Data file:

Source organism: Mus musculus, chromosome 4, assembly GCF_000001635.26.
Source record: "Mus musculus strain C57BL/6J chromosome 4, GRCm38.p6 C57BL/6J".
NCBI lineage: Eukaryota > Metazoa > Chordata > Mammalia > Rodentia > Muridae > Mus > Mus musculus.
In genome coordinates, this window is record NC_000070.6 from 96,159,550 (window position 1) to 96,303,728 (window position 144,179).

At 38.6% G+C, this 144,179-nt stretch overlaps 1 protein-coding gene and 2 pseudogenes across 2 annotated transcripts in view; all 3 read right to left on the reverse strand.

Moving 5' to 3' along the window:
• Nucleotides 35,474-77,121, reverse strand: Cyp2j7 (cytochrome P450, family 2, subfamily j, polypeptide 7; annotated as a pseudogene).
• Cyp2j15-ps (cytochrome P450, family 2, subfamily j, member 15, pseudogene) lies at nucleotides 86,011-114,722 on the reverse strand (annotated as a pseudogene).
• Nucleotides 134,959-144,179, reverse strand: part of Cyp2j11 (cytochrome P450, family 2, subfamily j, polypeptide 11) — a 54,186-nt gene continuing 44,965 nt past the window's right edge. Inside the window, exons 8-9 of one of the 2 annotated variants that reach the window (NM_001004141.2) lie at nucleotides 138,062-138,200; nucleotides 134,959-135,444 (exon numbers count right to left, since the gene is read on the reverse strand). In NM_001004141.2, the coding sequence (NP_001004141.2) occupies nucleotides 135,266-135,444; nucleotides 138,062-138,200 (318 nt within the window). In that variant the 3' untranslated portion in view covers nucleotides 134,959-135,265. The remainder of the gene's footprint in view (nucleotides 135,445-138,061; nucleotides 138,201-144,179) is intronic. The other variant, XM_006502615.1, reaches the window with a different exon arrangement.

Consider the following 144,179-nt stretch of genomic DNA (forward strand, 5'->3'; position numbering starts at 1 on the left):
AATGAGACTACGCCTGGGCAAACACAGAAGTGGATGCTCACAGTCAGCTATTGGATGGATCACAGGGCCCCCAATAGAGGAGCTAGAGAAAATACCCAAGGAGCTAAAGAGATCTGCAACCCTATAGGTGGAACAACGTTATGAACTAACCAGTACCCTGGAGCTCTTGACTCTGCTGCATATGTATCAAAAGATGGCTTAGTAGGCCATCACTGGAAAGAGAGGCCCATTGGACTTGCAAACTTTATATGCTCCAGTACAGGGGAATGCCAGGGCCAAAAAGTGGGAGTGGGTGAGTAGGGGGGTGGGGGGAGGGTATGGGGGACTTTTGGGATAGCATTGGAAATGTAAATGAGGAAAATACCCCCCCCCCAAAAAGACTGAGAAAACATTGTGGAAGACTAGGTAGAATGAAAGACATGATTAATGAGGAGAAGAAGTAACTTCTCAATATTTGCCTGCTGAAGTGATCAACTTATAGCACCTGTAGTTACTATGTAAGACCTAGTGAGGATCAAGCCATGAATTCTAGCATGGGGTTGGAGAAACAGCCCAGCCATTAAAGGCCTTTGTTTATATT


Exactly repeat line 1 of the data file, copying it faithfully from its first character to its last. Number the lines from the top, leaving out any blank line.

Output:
Source organism: Mus musculus, chromosome 4, assembly GCF_000001635.26.